• Teach patient who uses hand-held nebulizer correct use of equipment and drug. Explain indications for both initial dose and repeat doses.
☞ Inform patient that drug may cause serious adverse effects. Tell him which symptoms to report.
• If patient will self-administer drug outside of health care setting, explain need for prompt evaluation by a health care provider to ensure that underlying disorder has been corrected.
• As appropriate, review all other significant and life-threatening adverse reactions and interactions, especially those related to the drugs and tests mentioned above.
See also: emergency theory, fight or flight response.
epinephrine/epi·neph·rine/ (-nef´rin) a catecholamine hormone secreted by the adrenal medulla and a central nervous system neurotransmitter released by some neurons. It is stored in chromaffin granules and is released in response to hypoglycemia, stress, and other factors. It is a potent stimulator of the sympathetic nervous system (adrenergic receptors), and a powerful vasopressor, increasing blood pressure, stimulating the heart muscle, accelerating the heart rate, and increasing cardiac output. It is used as a topical vasoconstrictor, cardiac stimulant, systemic antiallergic, bronchodilator, and topical antiglaucoma agent; for the last two uses it is also administered as the bitartrate salt. Called also adrenaline (Great Britain).
adrenalineA sympathomimetic catecholamine hormone synthesised in the adrenal medulla and released into the circulation in response to hypoglycemia and sympathetic nervous system—i.e., splanchnic nerve stimulation due to exercise and stress; it acts on α- and β-receptors, resulting in vasoconstriction or vasodilation, decreased peripheral blood flow, increased heart rate, increased force of contractility, increased glycogenolysis and increased lipolysis. Pharmacologic doses of epinephrine are used as bronchodilator for acute asthma, to increase blood pressure and in acute myocardial infarctions, to improve myocardial and cerebral blood flow. Adrenaline is the official British pharmacopoeia name for epinephrine.
epinephrinePhysiology A sympathomimetic catecholamine hormone synthesized in the adrenal medulla and released into the circulation in response to hypoglycemia and sympathetic nervous system–splanchnic nerve stimulation due to exercise and stress; it acts on α– and β-receptors, resulting in vasoconstriction or vasodilation, ↓ peripheral blood flow, ↑ heart rate, ↑ force of contractility, ↑ glycogenolysis, ↑ lipolysis; pharmacologic epinephrine is used as bronchodilator for acute asthma to ↑ BP and in acute MIs to improve myocardial and cerebral blood flow. See Fight-or-flight response, High-dose epinephrine.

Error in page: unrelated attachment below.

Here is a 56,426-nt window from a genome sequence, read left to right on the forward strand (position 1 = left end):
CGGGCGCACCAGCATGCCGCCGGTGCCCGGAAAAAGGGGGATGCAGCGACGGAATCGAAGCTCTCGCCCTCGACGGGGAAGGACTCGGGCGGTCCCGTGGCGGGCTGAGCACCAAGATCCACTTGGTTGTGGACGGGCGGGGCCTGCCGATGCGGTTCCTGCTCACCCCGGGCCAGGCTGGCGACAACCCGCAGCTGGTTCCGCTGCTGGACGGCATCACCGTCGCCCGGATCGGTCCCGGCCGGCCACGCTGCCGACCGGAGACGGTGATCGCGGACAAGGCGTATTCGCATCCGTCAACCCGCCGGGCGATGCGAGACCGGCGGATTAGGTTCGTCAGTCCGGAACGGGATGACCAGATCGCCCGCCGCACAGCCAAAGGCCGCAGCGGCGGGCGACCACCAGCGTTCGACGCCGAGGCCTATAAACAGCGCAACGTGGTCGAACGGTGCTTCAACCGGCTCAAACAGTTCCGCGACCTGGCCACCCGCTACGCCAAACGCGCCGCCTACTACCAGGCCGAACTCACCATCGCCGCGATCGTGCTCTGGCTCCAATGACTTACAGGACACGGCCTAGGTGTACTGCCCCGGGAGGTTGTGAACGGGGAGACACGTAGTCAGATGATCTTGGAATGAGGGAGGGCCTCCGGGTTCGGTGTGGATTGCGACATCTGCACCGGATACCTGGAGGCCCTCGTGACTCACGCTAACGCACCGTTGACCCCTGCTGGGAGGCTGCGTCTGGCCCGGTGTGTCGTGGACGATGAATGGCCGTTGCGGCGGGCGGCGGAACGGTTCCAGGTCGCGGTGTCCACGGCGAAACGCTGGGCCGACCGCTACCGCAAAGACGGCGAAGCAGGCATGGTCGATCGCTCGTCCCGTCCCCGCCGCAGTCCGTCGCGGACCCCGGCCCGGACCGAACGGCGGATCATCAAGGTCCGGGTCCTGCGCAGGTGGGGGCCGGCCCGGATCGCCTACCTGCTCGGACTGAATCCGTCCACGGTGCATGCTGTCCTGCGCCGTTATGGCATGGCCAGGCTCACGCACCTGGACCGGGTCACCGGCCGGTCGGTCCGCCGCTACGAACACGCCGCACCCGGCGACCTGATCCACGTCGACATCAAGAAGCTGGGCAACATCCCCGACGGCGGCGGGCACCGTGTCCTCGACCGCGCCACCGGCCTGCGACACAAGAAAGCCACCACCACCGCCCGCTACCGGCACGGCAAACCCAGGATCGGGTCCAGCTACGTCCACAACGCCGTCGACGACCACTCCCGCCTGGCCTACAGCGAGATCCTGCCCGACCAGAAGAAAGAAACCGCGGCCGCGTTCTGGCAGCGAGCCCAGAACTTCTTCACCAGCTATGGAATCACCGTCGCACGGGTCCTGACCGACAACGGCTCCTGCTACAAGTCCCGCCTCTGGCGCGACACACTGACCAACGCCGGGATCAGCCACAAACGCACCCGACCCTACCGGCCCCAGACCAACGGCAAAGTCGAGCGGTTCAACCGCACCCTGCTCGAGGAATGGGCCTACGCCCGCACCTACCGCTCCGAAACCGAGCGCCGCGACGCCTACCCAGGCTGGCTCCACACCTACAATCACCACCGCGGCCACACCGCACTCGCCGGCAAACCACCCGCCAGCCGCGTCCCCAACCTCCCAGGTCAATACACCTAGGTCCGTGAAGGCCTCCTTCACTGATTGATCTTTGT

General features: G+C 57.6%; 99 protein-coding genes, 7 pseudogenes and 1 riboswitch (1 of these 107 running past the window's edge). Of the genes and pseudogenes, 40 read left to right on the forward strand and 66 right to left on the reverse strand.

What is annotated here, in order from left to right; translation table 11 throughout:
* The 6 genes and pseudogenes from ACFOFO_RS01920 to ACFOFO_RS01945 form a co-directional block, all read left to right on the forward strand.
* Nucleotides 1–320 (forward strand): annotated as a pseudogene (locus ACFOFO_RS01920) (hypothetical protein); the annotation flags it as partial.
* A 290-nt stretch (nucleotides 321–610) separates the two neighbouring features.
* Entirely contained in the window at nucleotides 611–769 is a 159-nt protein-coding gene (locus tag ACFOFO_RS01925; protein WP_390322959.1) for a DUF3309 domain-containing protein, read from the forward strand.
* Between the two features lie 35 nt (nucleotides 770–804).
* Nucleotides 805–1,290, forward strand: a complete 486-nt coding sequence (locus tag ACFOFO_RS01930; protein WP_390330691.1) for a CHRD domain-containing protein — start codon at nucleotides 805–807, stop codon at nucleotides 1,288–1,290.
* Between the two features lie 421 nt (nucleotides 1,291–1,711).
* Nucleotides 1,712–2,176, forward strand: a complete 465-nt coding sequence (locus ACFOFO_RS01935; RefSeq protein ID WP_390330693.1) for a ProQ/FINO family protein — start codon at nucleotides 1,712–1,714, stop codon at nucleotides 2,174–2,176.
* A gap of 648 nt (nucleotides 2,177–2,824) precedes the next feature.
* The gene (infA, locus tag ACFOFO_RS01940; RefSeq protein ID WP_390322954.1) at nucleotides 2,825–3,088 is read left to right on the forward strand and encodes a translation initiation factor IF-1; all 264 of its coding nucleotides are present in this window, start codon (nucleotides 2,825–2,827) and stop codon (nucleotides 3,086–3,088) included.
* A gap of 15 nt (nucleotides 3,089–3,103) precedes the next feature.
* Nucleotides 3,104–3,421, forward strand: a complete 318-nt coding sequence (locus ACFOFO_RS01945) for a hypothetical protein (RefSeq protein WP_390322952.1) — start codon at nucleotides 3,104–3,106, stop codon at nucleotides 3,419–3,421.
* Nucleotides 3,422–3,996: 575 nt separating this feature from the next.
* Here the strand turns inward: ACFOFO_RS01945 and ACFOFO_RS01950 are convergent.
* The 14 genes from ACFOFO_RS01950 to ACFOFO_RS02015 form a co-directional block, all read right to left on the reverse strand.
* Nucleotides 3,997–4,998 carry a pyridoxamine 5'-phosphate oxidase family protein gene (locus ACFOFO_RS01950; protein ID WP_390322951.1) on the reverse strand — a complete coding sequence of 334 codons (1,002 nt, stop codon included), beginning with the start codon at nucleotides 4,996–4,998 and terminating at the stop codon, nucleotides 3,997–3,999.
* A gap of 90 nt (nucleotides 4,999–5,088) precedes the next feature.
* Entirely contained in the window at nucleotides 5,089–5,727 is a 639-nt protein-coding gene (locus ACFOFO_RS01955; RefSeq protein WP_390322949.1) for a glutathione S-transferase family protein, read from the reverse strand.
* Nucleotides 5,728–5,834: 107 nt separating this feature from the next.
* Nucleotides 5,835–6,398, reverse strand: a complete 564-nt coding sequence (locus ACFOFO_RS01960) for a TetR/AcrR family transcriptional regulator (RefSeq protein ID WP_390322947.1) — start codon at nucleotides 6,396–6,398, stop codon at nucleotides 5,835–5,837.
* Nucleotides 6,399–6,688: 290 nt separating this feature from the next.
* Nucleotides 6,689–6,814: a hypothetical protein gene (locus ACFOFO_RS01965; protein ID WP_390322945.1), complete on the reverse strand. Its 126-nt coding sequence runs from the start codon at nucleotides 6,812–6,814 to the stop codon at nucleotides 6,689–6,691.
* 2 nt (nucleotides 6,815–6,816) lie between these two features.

epinephrineADRENALINE. Epinephrine is the favoured medical usage in the USA, but the term ‘adrenaline’ is in popular use. The drug is on the WHO official list. The terms ad and renal are Latin for ‘on’ and ‘kidney’. The corresponding terms in Greek are epi and nephron .
epinephrineadrenaline; catecholamine neurohormone, released from adrenal medulla as part of the ‘fight or flight’ mechanism, i.e. the unconscious and automatic response to real or perceived danger (Table 1); most potent stimulant (sympathomimetic) of adrenergic alpha and beta receptors (see Table 2); added to local anaesthetic (LA) solutions (e.g. lidocaine or bupivacaine, at 1:200 000, equivalent to 5 µg/mL of LA) as a vasoconstrictor, so that anaesthetic is absorbed more slowly into systemic circulation, anaesthetic effect is prolonged and a smaller dose of the drug can be administered (note: LA solutions containing epinephrine must never be injected into a digit; they should be avoided in pregnant women as epinephrine can cross the placenta to affect the fetus); drug of choice in immediate treatment of anaphylaxis, delivered by intramuscular injection at rate of 500 µg (0.5 mL of a 1:1000 solution) every 5 minutes to a maximum of three doses for a 70-kg adult
|Site of action||Effects|
|Cardiac effects||Rapid increase in heart rate|
Increase in the force of contraction of the heart muscle
|Blood vessels||Vasoconstriction of blood vessels in skin|
Vasodilatation or vasoconstriction of local blood vessels, depending on whether they carry alpha or beta receptors
|Smooth muscle||Relaxation of smooth muscle|
Relaxation of gut muscle
|Hepatic effects||Glycogenolysis (causing an increase in circulating glucose)|
It is recommended that the use of adrenaline should be avoided in pregnant women as it can cross the placenta to cause systemic effects in the fetus.
|Alpha-1 (a1); postsynaptic||Vasoconstriction; positive inotropism; antidiuresis||Adrenaline +|
|Alpha-2 (a2); presynaptic||Vasodilatation; inhibition of noradrenaline release||Adrenaline +|
|Alpha-2 (a2); postsynaptic||Constriction of coronary arteries; promotion of salt and water excretion||Adrenaline +|
|Beta-1 (ß1); postsynaptic||Positive inotropism; chronotropism; renin release||Adrenaline ++|
|Beta-2 (ß2); presynaptic||Noradrenaline release accelerated; positive inotropism; chronotropism||Adrenaline +|
|Beta-2 (ß2); postsynaptic||Vasodilatation; relaxation of bronchial smooth muscle||Adrenaline +|
|Dopamine1; postsynaptic||Vasodilatation; diuresis||Dopamine ++|
|Dopamine1; presynaptic||Inhibits noradrenaline release||Dopamine +|
Plus signs indicate degree of effect.
drug class: adrenergic agonist, catecholamine;
action: β1- and β2-agonist, causing increased levels of cAMP, producing bronchodilation and cardiac stimulation;
uses: acute asthmatic attacks, hemostasis, bronchospasm, anaphylaxis, allergic reactions, cardiac arrest, vasopressor. Recommended for the dental office or clinic emergency kit. See EpiPen.